The Feminism Book: Big Ideas Simply Explained
Exploring more than 100 of the most important ideas, organizations, and events to have defined the feminist movement, this is an essential introduction to feminism.
The latest entry in DK’s bestselling Big Ideas series, The Feminism Book is a complete study of feminism. Trace the subject from its origins, through the suffrage campaigns of the late 19th century, to recent developments such as the Everyday Sexism Project and the #MeToo movement. Examine the ideas that underpin feminist thought through crucial figures, from Simone de Beauvoir to Chimamanda Ngozi Adichie, and discover the wider social, cultural, and historical context of their impact. Find out who campaigned for birth control, when the term “intersectionality” was coined, and what “postfeminism” really means in this comprehensive book.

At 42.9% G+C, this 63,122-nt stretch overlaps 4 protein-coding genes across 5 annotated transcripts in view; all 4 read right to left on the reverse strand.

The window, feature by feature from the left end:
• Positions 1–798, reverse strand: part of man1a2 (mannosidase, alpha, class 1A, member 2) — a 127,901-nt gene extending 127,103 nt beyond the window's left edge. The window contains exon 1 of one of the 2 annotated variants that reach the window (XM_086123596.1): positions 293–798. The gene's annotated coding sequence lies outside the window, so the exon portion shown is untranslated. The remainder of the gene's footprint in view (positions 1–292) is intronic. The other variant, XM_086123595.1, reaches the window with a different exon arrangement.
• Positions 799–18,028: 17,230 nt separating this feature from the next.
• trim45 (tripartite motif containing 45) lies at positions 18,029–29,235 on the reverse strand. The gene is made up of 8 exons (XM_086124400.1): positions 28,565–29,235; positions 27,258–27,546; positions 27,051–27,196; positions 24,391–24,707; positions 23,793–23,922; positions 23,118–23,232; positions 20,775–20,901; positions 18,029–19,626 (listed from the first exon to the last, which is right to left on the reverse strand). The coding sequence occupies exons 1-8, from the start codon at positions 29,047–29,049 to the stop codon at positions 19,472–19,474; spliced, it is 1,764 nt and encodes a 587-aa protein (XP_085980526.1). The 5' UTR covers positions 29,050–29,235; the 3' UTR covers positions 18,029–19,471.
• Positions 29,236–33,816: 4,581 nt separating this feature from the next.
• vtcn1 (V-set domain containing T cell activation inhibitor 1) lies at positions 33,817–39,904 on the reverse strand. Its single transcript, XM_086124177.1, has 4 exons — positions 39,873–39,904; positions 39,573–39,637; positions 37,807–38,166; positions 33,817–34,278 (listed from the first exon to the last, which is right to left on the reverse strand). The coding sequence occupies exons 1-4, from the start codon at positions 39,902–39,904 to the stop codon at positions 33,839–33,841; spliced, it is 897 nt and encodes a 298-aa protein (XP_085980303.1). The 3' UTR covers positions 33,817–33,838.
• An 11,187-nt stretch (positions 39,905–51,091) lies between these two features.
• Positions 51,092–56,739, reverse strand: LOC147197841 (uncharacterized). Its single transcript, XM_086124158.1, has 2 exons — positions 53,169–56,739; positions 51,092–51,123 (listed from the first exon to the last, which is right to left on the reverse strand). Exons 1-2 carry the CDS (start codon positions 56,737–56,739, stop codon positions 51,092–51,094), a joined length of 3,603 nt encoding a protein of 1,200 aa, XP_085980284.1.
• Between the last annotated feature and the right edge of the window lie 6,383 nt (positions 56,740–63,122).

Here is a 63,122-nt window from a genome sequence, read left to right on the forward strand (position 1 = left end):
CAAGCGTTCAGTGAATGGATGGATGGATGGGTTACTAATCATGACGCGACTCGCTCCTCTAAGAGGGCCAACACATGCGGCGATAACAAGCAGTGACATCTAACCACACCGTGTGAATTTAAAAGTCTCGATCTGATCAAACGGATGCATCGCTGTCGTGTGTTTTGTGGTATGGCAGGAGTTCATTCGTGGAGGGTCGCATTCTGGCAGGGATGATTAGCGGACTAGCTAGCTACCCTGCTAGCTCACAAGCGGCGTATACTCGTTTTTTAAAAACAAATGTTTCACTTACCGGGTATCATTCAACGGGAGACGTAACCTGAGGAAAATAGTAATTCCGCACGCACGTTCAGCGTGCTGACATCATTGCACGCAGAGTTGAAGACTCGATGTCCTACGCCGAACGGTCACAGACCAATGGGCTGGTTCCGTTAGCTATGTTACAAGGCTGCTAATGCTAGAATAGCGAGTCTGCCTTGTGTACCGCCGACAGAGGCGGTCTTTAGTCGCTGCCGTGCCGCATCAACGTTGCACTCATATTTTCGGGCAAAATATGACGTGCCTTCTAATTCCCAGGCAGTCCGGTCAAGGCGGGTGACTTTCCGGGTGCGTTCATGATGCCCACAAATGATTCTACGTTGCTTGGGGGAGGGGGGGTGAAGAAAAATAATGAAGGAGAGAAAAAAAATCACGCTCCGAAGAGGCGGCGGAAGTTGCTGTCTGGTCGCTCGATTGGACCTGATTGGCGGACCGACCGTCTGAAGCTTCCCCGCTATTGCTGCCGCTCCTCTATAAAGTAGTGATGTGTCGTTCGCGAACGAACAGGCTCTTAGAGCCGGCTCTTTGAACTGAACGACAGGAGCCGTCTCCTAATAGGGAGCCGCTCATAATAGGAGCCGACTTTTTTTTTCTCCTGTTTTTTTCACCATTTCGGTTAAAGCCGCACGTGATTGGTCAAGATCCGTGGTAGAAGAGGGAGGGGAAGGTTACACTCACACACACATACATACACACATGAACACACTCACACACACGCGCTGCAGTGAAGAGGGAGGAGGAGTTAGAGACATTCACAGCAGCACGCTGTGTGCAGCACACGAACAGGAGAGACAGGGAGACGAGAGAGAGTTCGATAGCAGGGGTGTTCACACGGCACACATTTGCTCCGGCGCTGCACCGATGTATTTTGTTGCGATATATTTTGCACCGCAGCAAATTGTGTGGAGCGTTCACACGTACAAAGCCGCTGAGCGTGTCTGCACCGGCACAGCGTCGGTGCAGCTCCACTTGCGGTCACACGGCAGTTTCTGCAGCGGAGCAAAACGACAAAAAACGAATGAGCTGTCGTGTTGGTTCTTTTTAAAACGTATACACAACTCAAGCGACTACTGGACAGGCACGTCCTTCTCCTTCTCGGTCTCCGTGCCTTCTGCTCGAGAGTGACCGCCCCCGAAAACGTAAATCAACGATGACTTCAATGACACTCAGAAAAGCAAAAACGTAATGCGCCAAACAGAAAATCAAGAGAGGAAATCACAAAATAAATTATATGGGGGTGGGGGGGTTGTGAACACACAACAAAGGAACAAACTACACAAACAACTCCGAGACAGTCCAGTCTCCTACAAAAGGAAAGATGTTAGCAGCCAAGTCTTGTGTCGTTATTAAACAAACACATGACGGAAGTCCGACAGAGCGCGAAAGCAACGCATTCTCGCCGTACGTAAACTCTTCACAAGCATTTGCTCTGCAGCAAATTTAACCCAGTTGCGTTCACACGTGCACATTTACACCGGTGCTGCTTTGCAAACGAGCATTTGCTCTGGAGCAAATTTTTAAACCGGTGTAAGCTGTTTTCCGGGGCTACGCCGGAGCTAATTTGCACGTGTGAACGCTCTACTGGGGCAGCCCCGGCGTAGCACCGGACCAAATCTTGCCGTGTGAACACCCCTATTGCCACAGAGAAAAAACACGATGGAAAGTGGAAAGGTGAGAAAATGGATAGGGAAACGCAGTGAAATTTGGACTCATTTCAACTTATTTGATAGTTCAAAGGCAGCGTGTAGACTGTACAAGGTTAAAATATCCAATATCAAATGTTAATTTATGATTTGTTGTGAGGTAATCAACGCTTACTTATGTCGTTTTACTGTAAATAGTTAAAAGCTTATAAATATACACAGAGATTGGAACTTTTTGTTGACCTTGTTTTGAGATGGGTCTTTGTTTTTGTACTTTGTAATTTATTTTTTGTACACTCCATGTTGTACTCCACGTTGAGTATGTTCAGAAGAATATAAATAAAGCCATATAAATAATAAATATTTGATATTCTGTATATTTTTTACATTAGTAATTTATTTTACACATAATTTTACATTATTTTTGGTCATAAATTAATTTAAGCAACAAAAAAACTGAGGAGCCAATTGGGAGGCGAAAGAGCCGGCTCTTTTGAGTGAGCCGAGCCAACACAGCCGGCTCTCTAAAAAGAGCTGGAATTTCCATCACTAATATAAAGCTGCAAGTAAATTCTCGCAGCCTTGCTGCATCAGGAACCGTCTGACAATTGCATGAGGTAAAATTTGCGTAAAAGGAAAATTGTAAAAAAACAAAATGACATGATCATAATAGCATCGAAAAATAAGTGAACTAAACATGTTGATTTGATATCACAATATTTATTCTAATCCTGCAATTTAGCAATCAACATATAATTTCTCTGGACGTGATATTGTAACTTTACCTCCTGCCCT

Using the Big Ideas series’ trademark combination of authoritative, accessible text and bold graphics, the most significant concepts and theories have never been easier to understand. Includes inspirational quotations, eye-catching infographics, and clear flowcharts, The Feminism Book is a must-have for anyone with an interest in the subject.
The weaker vessel?
The 17th century was a time of political upheaval, yet the English Civil War (1642–51), followed by the restoration of the monarchy, had little impact on women. They were regarded as “the weaker vessel” – a view supported by the Christian Church and the Bible’s assertion that Eve was created from Adam’s rib. Their natural role was presumed to be only that of wife or mother.
There were exceptions. Certain nonconformist or dissenting sects, including the Anabaptists and Quakers, protested that women and men were equal before God. Not only could women attend their meetings, they could even preach. Women were also prominent in the Levellers, an egalitarian political movement of the English Civil War, but were excluded from this group’s call for wider suffrage.